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Tips for Managing Stress

stress icon.jpgCaregiving can trigger a host of difficult emotions, it's important to acknowledge and accept what you're feeling, both good and bad. Don't beat yourself up over your doubts and fears. These feelings don't mean that you don't love your family member, they simply mean you're human. 

What you may feel as a family caregiver: 

Anxiety and Worry 

You may worry about how you will handle the additional responsibilities of caregiving and what will happen to your family member if something happens to you. You may also fear what will happen in the future as your loved one's illness progresses. 

Anger or Resentment 

You may feel angry or resentful toward the person you're caring for, even though you know it's irrational. Or you might be angry at the world in general, or resentful of other friends or family members who don't have your responsibilities. 


You may feel guilty for not doing more, being a "better" caregiver, having more patience, or in the case of long distance caregiving, not being available more often. 


There are many losses that can come with caregiving. The healthy future you envisioned with your spouse or child, the goals and dreams you've had to set aside. 

frogpic.jpgBut, when done in a healthy way, caring for a loved one can bring pleasure – to the caregiver, and to the person being cared for. Being calm and relaxed and taking the time each day to really connect with the person you’re caring for can release hormones that boost your mood, reduce stress, and trigger biological changes that improve your physical health. And it has the same effect on your loved one, too. 

Even if the person you’re caring for can no longer communicate verbally, it’s important to take a short time to focus fully on him or her. Avoid all distractions – such as the TV, cell phone, and computer – make eye contact (if possible), hold the person’s hand or stroke his or her cheek, and talk in a calm, reassuring tone of voice. When you connect in this way, you’ll experience a process that lowers stress and supports physical and emotional well-being for both of you.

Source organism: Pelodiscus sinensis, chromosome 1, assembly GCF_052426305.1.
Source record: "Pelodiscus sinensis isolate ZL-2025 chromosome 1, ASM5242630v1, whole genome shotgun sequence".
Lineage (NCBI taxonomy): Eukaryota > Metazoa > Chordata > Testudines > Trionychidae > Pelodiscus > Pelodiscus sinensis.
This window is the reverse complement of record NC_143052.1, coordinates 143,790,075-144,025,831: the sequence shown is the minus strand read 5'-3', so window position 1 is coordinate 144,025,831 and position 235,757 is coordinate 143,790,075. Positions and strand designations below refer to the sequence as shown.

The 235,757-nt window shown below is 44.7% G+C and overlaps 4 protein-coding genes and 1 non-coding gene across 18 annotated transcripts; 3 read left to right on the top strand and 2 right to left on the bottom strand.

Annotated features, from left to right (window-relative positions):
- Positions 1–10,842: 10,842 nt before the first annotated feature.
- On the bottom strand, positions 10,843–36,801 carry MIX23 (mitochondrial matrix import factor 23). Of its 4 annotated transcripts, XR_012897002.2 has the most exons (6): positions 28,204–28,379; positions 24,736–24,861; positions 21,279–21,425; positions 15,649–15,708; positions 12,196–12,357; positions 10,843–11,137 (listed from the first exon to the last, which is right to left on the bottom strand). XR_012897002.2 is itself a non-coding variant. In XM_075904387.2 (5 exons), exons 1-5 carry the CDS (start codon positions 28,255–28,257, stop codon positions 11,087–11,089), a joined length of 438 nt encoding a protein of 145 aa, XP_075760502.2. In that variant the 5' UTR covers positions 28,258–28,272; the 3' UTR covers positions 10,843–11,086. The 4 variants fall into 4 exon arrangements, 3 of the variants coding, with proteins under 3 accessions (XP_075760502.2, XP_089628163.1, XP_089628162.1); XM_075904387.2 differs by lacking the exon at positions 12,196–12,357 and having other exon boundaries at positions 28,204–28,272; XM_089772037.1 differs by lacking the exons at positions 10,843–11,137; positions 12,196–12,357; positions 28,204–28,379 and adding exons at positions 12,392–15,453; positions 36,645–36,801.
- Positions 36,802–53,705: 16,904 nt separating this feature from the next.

Of course, if you’re distracted, burned out, or otherwise overwhelmed by the daily grind of caregiving, you’ll likely find such a connection difficult. That’s why it’s vital that while you’re caring for your loved one, you don’t forget about your own needs. Caregivers need care, too!

Here are ways to help you keep stress in check.

1.  Simplify your lifestyle so that your time and energy are available for things that are really important. 

2.  Structure your day. Develop routines and predictable schedules to make life easier for you and for your loved one.

3.  Worry only takes your energy. Take one day at a time. Try not to worry about what might happen in the future. Planning for the future is important, just not the worry part.  

4.  Have a back-up plan such as pre-arranged respite care, or a friend or relative to call on when you have an emergency or illness strikes.

5.  Keep your sense of humor and have fun. Laughter helps to put things in a more positive perspective. Plan for outings and things that you both like to do.

6.  Remember that your loved one is not being “difficult” on purpose. It is the disease that distorts his/her behavior and affects his/her emotions.

7.  Try to see their 'world' as if you were in their shoes. Remember that your loved one is so much more than the disease.

8.  Focus on and enjoy what your loved one can still do. Do not lament over what they can’t do anymore.

9.  Try to remember their love for you when they can no longer remember.

10.  Take a deep breath! Remind yourself that you are doing the best you can at this moment.

11.  Understand your own physical and emotional limitations. Give yourself frequent breaks from caregiving. Even an hour a day is a big help!

12. Get regular physical exams. Do not let your health deteriorate.

13. Join a support program and learn all you can about the disease.

14.  Draw upon whatever Higher Power you believe in to sustain you in the good times and the trying times.


Above:  Carolyn English, LSW, shares strategies to better deal with stress and ways to improve our resilience.

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